“At the end of the day, we're all friends,” Lonnee said. “We all come together, we'll play basketball together, but it is kind of weird to see each other and be on the same team.”

Bella Ripley and M.K. Long represented North Oconee and Abby Dickens represented Oconee County in the senior girls game. The South team was outnumbered and lost 41-34.

Ripley compared the all-star game to a pick-up game, and despite the challenges, it was a great way to end their senior season.

“Even though there wasn't as much rhythm as there is playing with your own team, it was still cool to see what we could do,” Dickens said. “The season ended, and you're like, ‘Oh, it's your last game,’ but then we got one more.”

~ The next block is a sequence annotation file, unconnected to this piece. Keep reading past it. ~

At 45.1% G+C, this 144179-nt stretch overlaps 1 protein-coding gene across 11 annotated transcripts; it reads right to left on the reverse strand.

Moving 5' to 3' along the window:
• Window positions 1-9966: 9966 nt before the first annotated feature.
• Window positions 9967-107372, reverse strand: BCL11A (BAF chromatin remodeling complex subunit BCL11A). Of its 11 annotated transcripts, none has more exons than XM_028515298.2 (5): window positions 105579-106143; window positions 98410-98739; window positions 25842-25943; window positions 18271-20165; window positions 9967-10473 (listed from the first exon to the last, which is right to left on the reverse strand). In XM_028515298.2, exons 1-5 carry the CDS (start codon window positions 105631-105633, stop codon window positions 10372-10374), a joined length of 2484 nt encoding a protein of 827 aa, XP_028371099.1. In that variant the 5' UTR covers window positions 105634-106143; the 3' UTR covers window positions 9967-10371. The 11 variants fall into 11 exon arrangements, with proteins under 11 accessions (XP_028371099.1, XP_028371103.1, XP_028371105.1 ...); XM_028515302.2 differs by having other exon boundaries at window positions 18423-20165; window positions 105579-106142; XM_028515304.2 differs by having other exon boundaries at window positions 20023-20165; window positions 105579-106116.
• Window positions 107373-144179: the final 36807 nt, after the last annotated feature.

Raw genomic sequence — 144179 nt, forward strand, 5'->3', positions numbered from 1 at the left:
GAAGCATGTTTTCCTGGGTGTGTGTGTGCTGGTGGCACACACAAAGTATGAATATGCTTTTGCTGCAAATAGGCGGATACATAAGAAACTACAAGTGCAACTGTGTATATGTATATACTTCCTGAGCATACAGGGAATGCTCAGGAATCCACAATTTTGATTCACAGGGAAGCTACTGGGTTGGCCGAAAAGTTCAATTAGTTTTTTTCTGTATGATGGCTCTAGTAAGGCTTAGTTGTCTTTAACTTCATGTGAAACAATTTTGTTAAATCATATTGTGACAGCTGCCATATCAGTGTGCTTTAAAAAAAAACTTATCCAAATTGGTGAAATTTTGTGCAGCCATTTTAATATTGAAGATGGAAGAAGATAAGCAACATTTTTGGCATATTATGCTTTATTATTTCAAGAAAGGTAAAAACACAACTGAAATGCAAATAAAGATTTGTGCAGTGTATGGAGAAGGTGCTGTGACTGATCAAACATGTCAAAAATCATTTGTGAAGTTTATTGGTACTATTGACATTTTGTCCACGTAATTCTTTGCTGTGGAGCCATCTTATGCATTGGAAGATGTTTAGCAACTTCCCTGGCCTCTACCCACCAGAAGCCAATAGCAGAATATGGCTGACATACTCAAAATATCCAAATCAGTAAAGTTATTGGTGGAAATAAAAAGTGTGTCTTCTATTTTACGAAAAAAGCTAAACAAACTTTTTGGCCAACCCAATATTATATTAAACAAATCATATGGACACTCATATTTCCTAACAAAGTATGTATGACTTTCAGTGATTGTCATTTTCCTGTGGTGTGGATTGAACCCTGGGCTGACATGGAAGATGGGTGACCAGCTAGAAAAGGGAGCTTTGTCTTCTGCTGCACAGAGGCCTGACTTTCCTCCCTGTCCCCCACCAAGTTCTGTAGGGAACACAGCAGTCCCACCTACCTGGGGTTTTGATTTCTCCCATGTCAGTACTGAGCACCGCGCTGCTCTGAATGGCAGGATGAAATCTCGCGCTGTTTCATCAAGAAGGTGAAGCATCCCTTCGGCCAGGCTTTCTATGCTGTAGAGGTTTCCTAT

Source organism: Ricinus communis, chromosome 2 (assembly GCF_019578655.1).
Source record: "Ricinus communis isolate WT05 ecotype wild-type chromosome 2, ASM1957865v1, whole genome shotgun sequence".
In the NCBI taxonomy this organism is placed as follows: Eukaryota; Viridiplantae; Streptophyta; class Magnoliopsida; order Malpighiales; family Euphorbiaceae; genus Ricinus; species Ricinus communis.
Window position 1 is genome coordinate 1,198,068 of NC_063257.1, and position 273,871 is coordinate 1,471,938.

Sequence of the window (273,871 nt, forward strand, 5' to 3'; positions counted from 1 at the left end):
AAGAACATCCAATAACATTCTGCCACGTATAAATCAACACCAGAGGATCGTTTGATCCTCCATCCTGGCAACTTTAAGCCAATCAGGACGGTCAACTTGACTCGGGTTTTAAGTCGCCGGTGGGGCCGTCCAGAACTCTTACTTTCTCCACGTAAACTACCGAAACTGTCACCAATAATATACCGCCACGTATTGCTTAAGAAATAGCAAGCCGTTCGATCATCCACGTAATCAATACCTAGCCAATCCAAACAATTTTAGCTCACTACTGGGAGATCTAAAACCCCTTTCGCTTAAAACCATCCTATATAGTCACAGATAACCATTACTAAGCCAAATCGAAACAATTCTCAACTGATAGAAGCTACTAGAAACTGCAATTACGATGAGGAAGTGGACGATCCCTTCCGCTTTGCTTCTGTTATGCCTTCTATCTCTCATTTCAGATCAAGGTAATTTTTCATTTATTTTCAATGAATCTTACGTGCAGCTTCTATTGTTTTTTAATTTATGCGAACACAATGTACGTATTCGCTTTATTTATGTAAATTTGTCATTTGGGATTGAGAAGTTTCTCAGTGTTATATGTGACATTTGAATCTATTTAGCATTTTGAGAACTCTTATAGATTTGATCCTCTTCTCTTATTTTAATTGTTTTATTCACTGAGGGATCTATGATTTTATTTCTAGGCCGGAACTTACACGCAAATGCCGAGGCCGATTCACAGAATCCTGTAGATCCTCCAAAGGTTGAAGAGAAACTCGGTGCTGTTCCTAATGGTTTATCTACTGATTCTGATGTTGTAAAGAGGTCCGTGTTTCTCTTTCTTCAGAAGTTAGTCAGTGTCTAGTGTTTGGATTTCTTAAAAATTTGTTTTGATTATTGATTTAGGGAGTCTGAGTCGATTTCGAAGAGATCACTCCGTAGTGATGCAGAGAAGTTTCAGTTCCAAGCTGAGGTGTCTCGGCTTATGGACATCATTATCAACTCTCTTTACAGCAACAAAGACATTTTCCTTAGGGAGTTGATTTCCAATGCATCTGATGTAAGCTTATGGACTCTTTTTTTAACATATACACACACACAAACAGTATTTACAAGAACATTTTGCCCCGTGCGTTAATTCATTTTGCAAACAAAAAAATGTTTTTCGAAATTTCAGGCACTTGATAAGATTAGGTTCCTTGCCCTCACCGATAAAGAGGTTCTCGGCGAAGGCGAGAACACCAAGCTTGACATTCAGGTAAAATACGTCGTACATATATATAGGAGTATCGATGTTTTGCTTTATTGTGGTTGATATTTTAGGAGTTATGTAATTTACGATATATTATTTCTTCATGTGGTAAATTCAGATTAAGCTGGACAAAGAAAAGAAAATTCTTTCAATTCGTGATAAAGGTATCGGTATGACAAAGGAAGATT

The senior boys game was the highest scoring of the night. The North team attacked early and won 73-64, but the all-stars from the South played a competitive game.

Seth Lowery represented Westminster and Garrington stayed from beginning to end to play in both the senior game and 3-point contest. His Titans teammate, Jace Saxton, was reunited with old Oconee County teammates Eli Nelson and Gabe Talkington. Saxton had also played on AAU teams with players from Cedar Shoals and Clarke Central.

“It's kind of hard to know what other guys do for their team when you play against them,” Garrington said. “They can do one thing in one game and another in the next. We had to figure it out halfway through the game and that’s tough to do.”

Ultimately, Sunday represented a fun opportunity for all participants.

“It’s fun playing against a lot better competition, and a lot more athletes,” Lowry said. “It's just fun to go to play with some of these guys who I’ve played pick up with.”